Horror Movie Watch: Don’t Look Now

There's not a raincoat in the world with enough vinyl to survive a pond drowning.

There’s not a raincoat in the world with enough vinyl to survive a pond drowning.

This October, I’m attempting an ill-advised viewing of (at least) thirty-one horror movies. I’ll watch (on average) one movie a day, after which I’ll write some things about said movies on this website. Be forewarned that all such write-ups will contain spoilers! Today’s movie is British art-house horror flick (and, according to some lists, one of the best British films of all time) Don’t Look Now (1973), directed by Nicholas Roeg (Performance, The Man Who Fell to Earth) and based on a story by Daphne du Maurier. It was recommended by friend and former Book City co-worker Carter West, who you might see working the makeshift Ben McNally bookstore at the International Festival of Authors in Toronto this and next week.

A big thanks to Queen Video, who provided the DVD of Don’t Look Now and have a dazzling horror DVD selection in general.

What happens:

I have to confess that I was well aware of the twist ending to Don’t Look Now, as it’s one of those things that usually appears on those ‘most shocking horror movie moments’ or ‘most surprising twist endings’ lists one finds on the internet, which is too bad, as that twist is by far the best part of a film that tries a little too hard (for my tastes) to be a capital-’F’ film.

Don’t Look Now begins in the idyllic English countryside: married couple John (Donald Sutherland) and Laura (Julie Christie) Baxter work inside their country home while their son and daughter play outside in the fall weather. John, a dead ringer for Alex Trebek’s taller brother, looks through photographic slides of a church while Laura researches the answer to a question her precocious daughter asked: ‘If the world’s round, why is a frozen pond flat?’ John notices a strange red-coated figure in one of the slides. He goes to prepare himself a drink and accidentally spills water on that slide. At the very same time, their son Johnny bikes over a pane of glass, and their daughter, Christine, plunges into a backyard pond. As the water makes the slide colours run and produces a red crescent shape, John senses danger and runs outside. Johnny is already running toward him. John Baxter trudges directly into the pond and retrieves his daughter. He howls in agony, clutching Christine to his chest, then conducts the weirdest method of CPR I’ve ever seen, to no avail. Christine has died.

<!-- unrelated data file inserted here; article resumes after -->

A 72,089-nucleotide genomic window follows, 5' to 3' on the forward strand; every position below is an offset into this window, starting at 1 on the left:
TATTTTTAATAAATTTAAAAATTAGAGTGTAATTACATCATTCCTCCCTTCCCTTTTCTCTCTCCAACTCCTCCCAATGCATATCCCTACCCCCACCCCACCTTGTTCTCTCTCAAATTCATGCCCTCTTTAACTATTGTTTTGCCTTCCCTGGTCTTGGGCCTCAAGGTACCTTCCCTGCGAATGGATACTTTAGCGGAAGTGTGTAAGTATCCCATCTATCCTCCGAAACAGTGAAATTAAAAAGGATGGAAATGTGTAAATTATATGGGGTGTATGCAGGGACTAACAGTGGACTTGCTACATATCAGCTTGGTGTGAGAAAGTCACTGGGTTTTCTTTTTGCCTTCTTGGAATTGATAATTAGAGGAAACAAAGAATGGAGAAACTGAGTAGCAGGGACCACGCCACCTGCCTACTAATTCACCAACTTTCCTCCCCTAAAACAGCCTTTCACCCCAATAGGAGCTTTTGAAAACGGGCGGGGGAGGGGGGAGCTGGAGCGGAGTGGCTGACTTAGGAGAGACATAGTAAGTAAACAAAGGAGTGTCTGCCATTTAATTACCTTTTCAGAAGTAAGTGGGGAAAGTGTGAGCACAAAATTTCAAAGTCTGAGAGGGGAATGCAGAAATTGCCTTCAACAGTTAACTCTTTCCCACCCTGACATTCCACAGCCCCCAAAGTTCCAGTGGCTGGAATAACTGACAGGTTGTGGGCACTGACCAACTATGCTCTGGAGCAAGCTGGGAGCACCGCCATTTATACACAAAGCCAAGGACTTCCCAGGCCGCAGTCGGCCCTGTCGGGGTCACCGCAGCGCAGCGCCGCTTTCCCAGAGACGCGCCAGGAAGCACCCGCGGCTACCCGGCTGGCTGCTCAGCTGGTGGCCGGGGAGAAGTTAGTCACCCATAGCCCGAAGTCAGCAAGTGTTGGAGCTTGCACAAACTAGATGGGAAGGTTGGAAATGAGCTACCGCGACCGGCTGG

The film jumps forward: John and Laura Baxter are temporarily living in Venice as John oversees restoration of a cathedral (which explains all those slides of churches). They meet for lunch in a restaurant, but John notices two older women giving them the stink-eye. He opens the window to blow dust in their eyes (which is both weird and overly passive-aggressive), and the women leave for the washroom. Laura follows and ends up assisting the one woman to remove the dirt from her eye. The women are sisters, one of whom is blind. (The one without dirt in her eye, as you might have guessed.) The blind sister, Heather, claims to be clairvoyant and – while talking with Laura in the washroom – tells Laura she needn’t worry: she’s seen her girl, Christine (whom she identifies by her shiny red Mackintosh), and she’s happy and laughing. Laura needs to be roused with smelling salts after Heather drops that bomb on her. (Whatever happened to smelling salts? They used to be a staple of movie plots.)